62. 62. The Bayon at Angkor Thom, Avalokitesvara/Lokesawara as guardian of the city
  63. 63. Jayavarman VII
  64. 64. Bayon Temple (circa 1190) is a Buddhist temple but retains elements of Hindu cosmology and imagery. Standing in the center of the walled city is Bayon temple that represents the intersection of heaven and earth. It is known for its enigmatic smiling faces of Avalokiteshvara, the Bodhisattva of compassion or Lokesvara, Buddha as the lord of the universe.
  65. 65. Jayavarman VII (ruled c.1181-1200) of the Khmer Empire in present day Siem Reap, Cambodia.
  66. 66. The Bayon is a well-known and richly decorated Khmer temple at Angkor. Built in the late 12th century or early 13th century as the official state temple of the Mahayana Buddhist King Jayavarman VII, the Bayon stands at the centre of Jayavarman's capital, Angkor Thom. Following Jayavarman's death, it was modified and augmented by later Hindu and Theravada Buddhist kings in accordance with their own religious preferences.
  67. 67. Khmer army going to war against the Cham; relief at the Bayon-temple in Angkor Thom, 12 th-13th century
  68. 68. Battle scene, Angkor Thom (perhaps with the Champs)
  69. 69. Khmer market on Bayon. Much of what is known of the ancient Khmers comes from the many stone reliefs. They offer first hand accounts of the 13th century and earlier. The ancient Khmers relied heavily on rice growing. The farmers planted rice near the banks of the Tonlé Sap or in the hills when it was flooded. The farms were irrigated by Barays, or giant water reservoirs and canals. Sugar palm trees, fruit trees and vegetables were grown in the villages. Fishing gave the population their main source of protein, which was turned into Prahok or dried or roasted or steamed in banana leaves.
  70. 70. Bronze replica of one of the twenty-three stone images King Jayavarman VII sent to different parts of his kingdom in 1191. Ta Prohm In 1186, Jayavarman dedicated Ta Prohm ("Ancestor Brahma" or " Eye of Brahma") to his mother. An inscription indicates that this massive temple at one time had 80,000 people assigned to its upkeep, including 18 high priests and 615 female dancers. The first Lara Croft film was shot in Ta Prohm as well as a few scenes from the movie Troy. Jayavavarman VII was a great and generous king of Cambodia. He built 102 hospitals to treat all of his citizens. According to the Preah Khan inscription, he had two wives and four sons, as also noted on the inscription in Ta Prohm's temple..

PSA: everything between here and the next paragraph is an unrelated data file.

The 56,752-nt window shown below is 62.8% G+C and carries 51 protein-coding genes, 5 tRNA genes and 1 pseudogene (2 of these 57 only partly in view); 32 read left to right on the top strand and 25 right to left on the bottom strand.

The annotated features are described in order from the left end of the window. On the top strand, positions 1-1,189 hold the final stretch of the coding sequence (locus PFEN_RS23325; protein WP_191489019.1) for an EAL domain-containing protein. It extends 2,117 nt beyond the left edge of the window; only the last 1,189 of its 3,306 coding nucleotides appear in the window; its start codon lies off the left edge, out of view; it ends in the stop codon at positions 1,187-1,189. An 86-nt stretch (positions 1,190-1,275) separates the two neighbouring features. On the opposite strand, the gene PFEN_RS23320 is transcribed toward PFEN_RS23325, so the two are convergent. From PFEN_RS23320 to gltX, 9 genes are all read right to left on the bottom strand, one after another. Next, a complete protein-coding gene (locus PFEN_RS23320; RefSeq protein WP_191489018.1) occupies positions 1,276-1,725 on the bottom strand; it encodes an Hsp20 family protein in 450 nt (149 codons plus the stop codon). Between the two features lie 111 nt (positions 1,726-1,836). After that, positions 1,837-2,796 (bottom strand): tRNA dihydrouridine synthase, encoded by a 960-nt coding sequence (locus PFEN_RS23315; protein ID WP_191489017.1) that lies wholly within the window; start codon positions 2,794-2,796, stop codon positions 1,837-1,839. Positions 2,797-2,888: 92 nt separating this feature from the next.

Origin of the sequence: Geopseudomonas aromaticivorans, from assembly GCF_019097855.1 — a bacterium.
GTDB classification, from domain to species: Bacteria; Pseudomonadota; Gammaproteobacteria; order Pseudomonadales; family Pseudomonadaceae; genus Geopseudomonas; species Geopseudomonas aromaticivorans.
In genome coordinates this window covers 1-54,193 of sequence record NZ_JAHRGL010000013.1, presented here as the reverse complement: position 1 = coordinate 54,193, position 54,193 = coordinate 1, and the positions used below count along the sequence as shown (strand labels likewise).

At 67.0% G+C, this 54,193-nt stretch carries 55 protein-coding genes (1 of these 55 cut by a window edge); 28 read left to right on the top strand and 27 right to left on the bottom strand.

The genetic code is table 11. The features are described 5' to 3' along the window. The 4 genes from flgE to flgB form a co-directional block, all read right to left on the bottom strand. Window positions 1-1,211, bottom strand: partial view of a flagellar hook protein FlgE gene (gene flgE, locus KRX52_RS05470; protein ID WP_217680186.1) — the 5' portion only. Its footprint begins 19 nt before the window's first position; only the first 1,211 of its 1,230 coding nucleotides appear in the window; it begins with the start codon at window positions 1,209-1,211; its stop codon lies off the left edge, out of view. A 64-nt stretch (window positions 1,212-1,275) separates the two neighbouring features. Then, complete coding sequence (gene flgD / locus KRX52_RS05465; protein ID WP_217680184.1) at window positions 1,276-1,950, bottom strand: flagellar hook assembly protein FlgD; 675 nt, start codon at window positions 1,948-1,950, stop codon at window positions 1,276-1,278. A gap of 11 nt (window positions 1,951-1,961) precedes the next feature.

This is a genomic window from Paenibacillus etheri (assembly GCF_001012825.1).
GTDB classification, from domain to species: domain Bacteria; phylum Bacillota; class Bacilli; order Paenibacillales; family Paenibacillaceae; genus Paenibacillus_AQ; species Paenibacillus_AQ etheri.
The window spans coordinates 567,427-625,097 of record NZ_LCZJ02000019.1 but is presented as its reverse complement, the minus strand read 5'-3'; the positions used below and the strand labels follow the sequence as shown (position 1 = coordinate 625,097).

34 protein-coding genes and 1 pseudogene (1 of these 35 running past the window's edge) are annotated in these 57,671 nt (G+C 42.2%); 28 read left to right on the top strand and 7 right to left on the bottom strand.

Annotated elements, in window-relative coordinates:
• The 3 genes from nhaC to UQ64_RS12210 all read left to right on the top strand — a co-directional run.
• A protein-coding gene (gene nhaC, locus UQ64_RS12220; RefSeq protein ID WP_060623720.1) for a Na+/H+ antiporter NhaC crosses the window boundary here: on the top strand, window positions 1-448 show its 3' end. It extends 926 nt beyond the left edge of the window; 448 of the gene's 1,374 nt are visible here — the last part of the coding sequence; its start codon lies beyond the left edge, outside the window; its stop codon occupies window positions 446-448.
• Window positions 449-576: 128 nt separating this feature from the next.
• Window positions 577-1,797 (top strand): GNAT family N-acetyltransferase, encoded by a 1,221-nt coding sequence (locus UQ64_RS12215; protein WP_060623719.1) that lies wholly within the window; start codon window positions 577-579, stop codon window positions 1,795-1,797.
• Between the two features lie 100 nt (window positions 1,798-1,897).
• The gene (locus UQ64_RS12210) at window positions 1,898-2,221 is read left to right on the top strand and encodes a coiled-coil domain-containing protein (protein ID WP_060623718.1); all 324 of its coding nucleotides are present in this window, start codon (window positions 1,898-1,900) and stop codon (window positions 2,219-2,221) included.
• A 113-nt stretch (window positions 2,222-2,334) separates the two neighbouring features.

71. 71.  Jayavarman VII constructed Rajavihara in honor of his family.  The temple's main image, representing Prajnaparamita, the personification of wisdom, was modelled on the king's mother.
  72. 72.  The northern and southern satellite temples in the third enclosure were dedicated to the king's guru and his elder brother respectively.  As such, Ta Prohm formed a complementary pair with the temple monastery of Preah Khan, dedicated in 1191 A.D., the main image of which represented the Bodhisattva of compassion Lokesvara and was modelled on the king's father.
  73. 73.  The temple's stele records that the site was home to more than 12,500 people (including 18 high priests and 615 dancers), with an additional 800,000 souls in the surrounding villages working to provide services and supplies.  The stele also notes that the temple amassed considerable riches, including gold, pearls and silks.  Expansions and additions to Ta Prohm continued as late as the rule of Srindravarman at the end of the 15th century.
  74. 74. The End